whether they really are living in the direction of those values.
These ideas can provide a useful background context for starting an action enquiry.
Starting an action enquiry
People have different reasons for starting an action enquiry.You may feel that your current practice is really good, and other people can learn
from you.You evaluate your work to explain how you can claim that this is the case. Sometimes you have a hunch and you ask, ‘I wonder what
would happen if ...?’ Perhaps something could improve, and you may want to try out a new style or strategy. This means also evaluating what
happens. Is it working? Should you change something? For example, as a chef you want to know how customers respond to a new menu. As a
care service manager you want to evaluate the effective- ness of new work schedules.This involves asking,‘How do I understand what I am
doing? How do I improve it?’, and generating evidence to support any claim that you have improved practice by studying it systematically.
Sometimes, however, we do not live according to our values. Perhaps we have built up habits over the years. Perhaps, like Mary Geoghegan, a
principal, you find that you tend to run business meetings yourself, even though you believe in participative working. Mary explains how she
experienced herself as a living contradiction by denying her values in her practice during staff meet- ings. She introduced a rotating chair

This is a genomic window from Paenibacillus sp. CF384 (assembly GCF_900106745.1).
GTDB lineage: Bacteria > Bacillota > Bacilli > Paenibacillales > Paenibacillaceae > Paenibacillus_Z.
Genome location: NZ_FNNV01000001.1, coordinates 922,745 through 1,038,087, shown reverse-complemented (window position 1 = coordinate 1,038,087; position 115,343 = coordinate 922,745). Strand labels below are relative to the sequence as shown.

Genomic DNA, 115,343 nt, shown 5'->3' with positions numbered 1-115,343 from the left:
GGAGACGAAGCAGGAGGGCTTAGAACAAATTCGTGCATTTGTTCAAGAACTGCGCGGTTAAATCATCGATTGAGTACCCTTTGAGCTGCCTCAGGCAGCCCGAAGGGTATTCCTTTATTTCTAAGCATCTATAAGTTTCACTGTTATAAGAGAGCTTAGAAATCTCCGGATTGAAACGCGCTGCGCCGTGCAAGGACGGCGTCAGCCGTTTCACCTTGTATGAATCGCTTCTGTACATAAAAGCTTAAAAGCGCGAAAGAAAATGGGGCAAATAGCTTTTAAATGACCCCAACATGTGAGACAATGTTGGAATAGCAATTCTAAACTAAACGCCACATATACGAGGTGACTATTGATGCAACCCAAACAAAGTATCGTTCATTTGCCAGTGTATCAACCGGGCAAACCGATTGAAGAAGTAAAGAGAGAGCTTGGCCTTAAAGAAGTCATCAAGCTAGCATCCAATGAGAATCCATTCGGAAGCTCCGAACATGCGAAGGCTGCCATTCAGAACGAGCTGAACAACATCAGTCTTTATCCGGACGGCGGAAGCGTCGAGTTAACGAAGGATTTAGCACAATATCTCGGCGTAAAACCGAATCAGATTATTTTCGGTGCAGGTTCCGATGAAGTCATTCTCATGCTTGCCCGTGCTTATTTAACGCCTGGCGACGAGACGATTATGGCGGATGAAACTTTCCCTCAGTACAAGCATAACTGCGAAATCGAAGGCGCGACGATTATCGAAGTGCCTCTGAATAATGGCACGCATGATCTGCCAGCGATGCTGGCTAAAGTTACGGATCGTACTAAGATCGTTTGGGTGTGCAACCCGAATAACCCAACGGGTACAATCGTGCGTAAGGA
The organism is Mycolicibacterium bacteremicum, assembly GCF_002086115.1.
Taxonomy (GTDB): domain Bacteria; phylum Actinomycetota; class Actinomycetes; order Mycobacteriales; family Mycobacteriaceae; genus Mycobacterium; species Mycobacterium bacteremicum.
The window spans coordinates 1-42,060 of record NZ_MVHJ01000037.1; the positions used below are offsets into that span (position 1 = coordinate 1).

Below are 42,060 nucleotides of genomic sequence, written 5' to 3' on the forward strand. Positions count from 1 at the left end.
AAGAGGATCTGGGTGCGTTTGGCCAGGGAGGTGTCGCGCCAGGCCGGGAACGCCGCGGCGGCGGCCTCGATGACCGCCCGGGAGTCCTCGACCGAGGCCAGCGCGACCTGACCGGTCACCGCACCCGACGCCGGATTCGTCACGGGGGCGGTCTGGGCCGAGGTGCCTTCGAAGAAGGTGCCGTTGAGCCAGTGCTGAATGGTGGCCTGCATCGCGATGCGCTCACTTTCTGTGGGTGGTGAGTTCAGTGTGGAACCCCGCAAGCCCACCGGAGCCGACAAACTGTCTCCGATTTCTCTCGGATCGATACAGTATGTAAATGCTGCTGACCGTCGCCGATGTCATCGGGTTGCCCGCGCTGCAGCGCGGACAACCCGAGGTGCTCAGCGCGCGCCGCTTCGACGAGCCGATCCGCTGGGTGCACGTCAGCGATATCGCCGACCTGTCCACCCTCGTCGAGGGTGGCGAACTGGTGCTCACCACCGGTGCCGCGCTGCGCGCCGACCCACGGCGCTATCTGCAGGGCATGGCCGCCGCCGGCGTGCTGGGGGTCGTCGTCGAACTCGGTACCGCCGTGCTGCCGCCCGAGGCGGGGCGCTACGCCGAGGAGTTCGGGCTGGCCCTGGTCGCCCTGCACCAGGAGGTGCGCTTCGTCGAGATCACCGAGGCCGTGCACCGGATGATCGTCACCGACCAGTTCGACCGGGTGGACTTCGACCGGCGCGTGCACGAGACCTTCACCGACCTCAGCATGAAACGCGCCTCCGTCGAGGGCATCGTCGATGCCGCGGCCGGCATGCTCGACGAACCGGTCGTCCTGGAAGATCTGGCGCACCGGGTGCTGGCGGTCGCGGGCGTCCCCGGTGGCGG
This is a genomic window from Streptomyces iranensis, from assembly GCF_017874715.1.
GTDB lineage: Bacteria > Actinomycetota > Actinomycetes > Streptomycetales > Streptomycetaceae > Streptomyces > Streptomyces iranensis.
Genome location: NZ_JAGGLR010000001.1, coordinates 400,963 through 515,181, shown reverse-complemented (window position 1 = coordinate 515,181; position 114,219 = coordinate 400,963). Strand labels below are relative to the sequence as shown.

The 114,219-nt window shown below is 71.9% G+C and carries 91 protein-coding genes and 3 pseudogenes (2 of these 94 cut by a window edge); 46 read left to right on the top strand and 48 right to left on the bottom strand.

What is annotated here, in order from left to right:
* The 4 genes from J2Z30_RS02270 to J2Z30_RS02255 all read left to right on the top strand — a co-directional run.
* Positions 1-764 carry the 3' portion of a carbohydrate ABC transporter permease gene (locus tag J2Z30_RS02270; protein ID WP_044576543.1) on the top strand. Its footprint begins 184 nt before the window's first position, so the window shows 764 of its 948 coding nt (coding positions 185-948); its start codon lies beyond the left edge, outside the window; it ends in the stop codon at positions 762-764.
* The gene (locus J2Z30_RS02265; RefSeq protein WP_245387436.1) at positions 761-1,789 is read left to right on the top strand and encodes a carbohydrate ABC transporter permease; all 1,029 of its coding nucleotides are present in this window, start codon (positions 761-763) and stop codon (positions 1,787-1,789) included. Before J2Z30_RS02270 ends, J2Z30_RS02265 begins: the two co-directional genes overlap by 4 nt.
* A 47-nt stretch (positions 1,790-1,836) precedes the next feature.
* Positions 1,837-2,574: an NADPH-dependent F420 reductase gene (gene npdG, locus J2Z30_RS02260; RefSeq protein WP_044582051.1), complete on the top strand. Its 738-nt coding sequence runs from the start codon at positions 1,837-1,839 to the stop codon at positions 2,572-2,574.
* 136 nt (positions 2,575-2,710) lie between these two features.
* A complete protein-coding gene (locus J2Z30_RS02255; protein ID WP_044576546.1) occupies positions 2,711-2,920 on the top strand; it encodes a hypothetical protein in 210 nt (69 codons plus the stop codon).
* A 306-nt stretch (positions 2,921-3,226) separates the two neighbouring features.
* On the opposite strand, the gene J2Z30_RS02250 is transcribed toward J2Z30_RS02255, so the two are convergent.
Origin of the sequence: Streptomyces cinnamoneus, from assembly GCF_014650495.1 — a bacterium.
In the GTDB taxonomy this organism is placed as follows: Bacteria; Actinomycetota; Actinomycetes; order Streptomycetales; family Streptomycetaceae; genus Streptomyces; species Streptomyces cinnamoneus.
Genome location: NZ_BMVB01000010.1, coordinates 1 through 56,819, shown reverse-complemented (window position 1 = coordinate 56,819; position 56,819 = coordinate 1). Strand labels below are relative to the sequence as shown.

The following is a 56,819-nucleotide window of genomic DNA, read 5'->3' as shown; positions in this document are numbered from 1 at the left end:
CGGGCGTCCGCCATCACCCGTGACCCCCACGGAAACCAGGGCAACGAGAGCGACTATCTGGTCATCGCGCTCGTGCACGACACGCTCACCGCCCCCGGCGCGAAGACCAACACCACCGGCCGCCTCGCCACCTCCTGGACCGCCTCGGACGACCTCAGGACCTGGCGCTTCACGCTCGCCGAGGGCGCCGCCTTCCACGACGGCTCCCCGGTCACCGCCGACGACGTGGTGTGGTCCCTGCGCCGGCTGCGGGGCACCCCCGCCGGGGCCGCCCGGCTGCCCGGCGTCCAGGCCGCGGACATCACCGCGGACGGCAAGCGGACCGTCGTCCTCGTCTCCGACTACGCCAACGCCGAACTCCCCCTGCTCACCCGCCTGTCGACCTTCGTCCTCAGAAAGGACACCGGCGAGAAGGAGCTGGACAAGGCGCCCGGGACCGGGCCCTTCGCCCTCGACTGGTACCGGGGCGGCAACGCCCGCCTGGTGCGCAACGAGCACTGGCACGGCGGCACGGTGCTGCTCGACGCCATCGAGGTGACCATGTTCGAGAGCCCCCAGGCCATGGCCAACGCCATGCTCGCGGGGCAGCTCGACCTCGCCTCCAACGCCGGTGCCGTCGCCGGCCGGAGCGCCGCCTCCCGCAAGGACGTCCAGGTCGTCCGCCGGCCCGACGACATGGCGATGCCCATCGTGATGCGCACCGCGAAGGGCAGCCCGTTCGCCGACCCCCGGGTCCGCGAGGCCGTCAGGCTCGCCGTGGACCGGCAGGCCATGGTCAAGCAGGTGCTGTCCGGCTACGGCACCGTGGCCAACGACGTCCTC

system, which meant everyone had the chance to lead. She explains (Geoghegan 2000) how some people developed confidence in their capacity
for leadership, even to the extent of questioning Mary’s decisions. Mary could claim that she was living in the direction of her values, and
realizing them in some cases.
Often we do not live according to our values because external circumstances stop us. Margaret Cahill (2004), a special needs resource teacher,
works in an education system that espouses the rhetoric of equity and entitlement, yet these values are consistently denied when some children
are labelled by terms such as having ‘special educational needs’. These children are bright and articulate, many with significant visual or
kinaesthetic intelligence (Gardner 1983). Because numerical and verbal intelligence are valued in the education system, and verbal and
kinaesthetic intelligences are less valued, the children are relegated to lower status. Margaret shows how she lives in the direction of her values
in her own class context, yet is prevented from doing so in wider contexts. The conflict of values (Sowell 1987) that such situations create can
lead to emo- tional dissonance for the people involved. Margaret’s research question became, ‘How do I create contexts of fairness and
democracy for the children in my care?’ (Cahill 2004). She shows how she transformed an existing situation, where marginalization was
practised systematically, to one of fairness and democracy.Thousands of such stories are now available (you can access some on and